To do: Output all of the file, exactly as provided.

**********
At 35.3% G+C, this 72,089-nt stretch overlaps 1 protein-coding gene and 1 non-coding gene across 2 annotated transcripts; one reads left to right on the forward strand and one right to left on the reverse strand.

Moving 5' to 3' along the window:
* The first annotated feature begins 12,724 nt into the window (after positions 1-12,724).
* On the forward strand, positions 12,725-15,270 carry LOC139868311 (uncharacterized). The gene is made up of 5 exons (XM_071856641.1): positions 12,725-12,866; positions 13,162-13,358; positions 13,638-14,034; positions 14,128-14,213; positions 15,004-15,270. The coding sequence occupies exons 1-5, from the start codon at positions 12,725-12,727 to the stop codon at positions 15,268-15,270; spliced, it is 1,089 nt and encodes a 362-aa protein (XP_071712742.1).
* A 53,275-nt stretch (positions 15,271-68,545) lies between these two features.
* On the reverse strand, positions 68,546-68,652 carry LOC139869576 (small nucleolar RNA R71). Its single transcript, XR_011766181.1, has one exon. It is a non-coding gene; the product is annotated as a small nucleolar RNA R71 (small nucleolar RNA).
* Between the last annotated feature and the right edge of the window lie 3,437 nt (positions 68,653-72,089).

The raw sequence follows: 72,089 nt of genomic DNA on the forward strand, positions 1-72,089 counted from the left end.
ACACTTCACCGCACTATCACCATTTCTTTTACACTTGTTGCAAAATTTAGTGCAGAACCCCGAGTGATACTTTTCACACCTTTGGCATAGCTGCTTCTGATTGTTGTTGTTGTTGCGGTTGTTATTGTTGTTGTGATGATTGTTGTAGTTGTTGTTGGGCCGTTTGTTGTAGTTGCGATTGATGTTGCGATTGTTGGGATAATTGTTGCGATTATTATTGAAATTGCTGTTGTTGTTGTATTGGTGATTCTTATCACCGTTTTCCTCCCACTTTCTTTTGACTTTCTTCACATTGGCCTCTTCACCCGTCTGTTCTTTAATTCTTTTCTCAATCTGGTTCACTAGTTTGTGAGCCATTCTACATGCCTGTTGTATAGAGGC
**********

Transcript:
At 35.3% G+C, this 72,089-nt stretch overlaps 1 protein-coding gene and 1 non-coding gene across 2 annotated transcripts; one reads left to right on the forward strand and one right to left on the reverse strand.

Moving 5' to 3' along the window:
* The first annotated feature begins 12,724 nt into the window (after positions 1-12,724).
* On the forward strand, positions 12,725-15,270 carry LOC139868311 (uncharacterized). The gene is made up of 5 exons (XM_071856641.1): positions 12,725-12,866; positions 13,162-13,358; positions 13,638-14,034; positions 14,128-14,213; positions 15,004-15,270. The coding sequence occupies exons 1-5, from the start codon at positions 12,725-12,727 to the stop codon at positions 15,268-15,270; spliced, it is 1,089 nt and encodes a 362-aa protein (XP_071712742.1).
* A 53,275-nt stretch (positions 15,271-68,545) lies between these two features.
* On the reverse strand, positions 68,546-68,652 carry LOC139869576 (small nucleolar RNA R71). Its single transcript, XR_011766181.1, has one exon. It is a non-coding gene; the product is annotated as a small nucleolar RNA R71 (small nucleolar RNA).
* Between the last annotated feature and the right edge of the window lie 3,437 nt (positions 68,653-72,089).

The raw sequence follows: 72,089 nt of genomic DNA on the forward strand, positions 1-72,089 counted from the left end.
ACACTTCACCGCACTATCACCATTTCTTTTACACTTGTTGCAAAATTTAGTGCAGAACCCCGAGTGATACTTTTCACACCTTTGGCATAGCTGCTTCTGATTGTTGTTGTTGTTGCGGTTGTTATTGTTGTTGTGATGATTGTTGTAGTTGTTGTTGGGCCGTTTGTTGTAGTTGCGATTGATGTTGCGATTGTTGGGATAATTGTTGCGATTATTATTGAAATTGCTGTTGTTGTTGTATTGGTGATTCTTATCACCGTTTTCCTCCCACTTTCTTTTGACTTTCTTCACATTGGCCTCTTCACCCGTCTGTTCTTTAATTCTTTTCTCAATCTGGTTCACTAGTTTGTGAGCCATTCTACATGCCTGTTGTATAGAGGC